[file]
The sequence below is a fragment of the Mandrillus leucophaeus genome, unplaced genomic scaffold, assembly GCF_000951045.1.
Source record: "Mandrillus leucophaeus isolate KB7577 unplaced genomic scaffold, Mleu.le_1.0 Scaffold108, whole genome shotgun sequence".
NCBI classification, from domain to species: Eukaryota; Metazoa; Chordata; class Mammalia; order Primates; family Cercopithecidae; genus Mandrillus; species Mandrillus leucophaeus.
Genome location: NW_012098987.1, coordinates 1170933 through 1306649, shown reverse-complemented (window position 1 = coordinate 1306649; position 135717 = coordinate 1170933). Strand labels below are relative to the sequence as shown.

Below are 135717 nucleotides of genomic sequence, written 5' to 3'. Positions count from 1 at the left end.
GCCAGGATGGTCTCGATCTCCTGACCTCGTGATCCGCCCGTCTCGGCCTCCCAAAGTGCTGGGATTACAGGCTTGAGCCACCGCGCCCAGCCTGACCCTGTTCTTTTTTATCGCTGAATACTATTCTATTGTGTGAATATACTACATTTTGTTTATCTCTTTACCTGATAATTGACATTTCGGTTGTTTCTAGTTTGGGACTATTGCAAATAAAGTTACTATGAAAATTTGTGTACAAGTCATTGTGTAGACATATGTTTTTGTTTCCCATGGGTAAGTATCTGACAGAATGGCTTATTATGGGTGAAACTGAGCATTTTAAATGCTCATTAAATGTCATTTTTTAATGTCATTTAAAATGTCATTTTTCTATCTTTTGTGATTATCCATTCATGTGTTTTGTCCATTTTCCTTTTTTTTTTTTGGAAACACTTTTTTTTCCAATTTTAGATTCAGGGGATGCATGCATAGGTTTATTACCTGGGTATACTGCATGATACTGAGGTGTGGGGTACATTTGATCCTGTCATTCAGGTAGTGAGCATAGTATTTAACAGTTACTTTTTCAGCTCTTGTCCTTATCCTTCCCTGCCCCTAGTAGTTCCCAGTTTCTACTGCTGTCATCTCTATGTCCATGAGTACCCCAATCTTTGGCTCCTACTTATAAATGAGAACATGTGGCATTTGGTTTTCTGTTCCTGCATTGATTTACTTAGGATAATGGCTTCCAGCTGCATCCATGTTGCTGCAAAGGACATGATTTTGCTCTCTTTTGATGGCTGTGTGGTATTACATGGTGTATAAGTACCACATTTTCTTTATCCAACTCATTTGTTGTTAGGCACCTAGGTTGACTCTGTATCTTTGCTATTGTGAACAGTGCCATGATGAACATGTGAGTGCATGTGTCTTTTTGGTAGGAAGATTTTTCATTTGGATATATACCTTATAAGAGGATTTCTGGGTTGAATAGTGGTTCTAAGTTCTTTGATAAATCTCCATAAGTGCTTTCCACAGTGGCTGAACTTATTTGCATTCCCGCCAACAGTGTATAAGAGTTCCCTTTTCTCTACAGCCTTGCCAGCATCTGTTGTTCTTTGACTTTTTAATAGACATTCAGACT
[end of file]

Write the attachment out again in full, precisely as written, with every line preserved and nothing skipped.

The sequence below is a fragment of the Mandrillus leucophaeus genome, unplaced genomic scaffold, assembly GCF_000951045.1.
Source record: "Mandrillus leucophaeus isolate KB7577 unplaced genomic scaffold, Mleu.le_1.0 Scaffold108, whole genome shotgun sequence".
NCBI classification, from domain to species: Eukaryota; Metazoa; Chordata; class Mammalia; order Primates; family Cercopithecidae; genus Mandrillus; species Mandrillus leucophaeus.
Genome location: NW_012098987.1, coordinates 1170933 through 1306649, shown reverse-complemented (window position 1 = coordinate 1306649; position 135717 = coordinate 1170933). Strand labels below are relative to the sequence as shown.

Below are 135717 nucleotides of genomic sequence, written 5' to 3'. Positions count from 1 at the left end.
GCCAGGATGGTCTCGATCTCCTGACCTCGTGATCCGCCCGTCTCGGCCTCCCAAAGTGCTGGGATTACAGGCTTGAGCCACCGCGCCCAGCCTGACCCTGTTCTTTTTTATCGCTGAATACTATTCTATTGTGTGAATATACTACATTTTGTTTATCTCTTTACCTGATAATTGACATTTCGGTTGTTTCTAGTTTGGGACTATTGCAAATAAAGTTACTATGAAAATTTGTGTACAAGTCATTGTGTAGACATATGTTTTTGTTTCCCATGGGTAAGTATCTGACAGAATGGCTTATTATGGGTGAAACTGAGCATTTTAAATGCTCATTAAATGTCATTTTTTAATGTCATTTAAAATGTCATTTTTCTATCTTTTGTGATTATCCATTCATGTGTTTTGTCCATTTTCCTTTTTTTTTTTTGGAAACACTTTTTTTTCCAATTTTAGATTCAGGGGATGCATGCATAGGTTTATTACCTGGGTATACTGCATGATACTGAGGTGTGGGGTACATTTGATCCTGTCATTCAGGTAGTGAGCATAGTATTTAACAGTTACTTTTTCAGCTCTTGTCCTTATCCTTCCCTGCCCCTAGTAGTTCCCAGTTTCTACTGCTGTCATCTCTATGTCCATGAGTACCCCAATCTTTGGCTCCTACTTATAAATGAGAACATGTGGCATTTGGTTTTCTGTTCCTGCATTGATTTACTTAGGATAATGGCTTCCAGCTGCATCCATGTTGCTGCAAAGGACATGATTTTGCTCTCTTTTGATGGCTGTGTGGTATTACATGGTGTATAAGTACCACATTTTCTTTATCCAACTCATTTGTTGTTAGGCACCTAGGTTGACTCTGTATCTTTGCTATTGTGAACAGTGCCATGATGAACATGTGAGTGCATGTGTCTTTTTGGTAGGAAGATTTTTCATTTGGATATATACCTTATAAGAGGATTTCTGGGTTGAATAGTGGTTCTAAGTTCTTTGATAAATCTCCATAAGTGCTTTCCACAGTGGCTGAACTTATTTGCATTCCCGCCAACAGTGTATAAGAGTTCCCTTTTCTCTACAGCCTTGCCAGCATCTGTTGTTCTTTGACTTTTTAATAGACATTCAGACT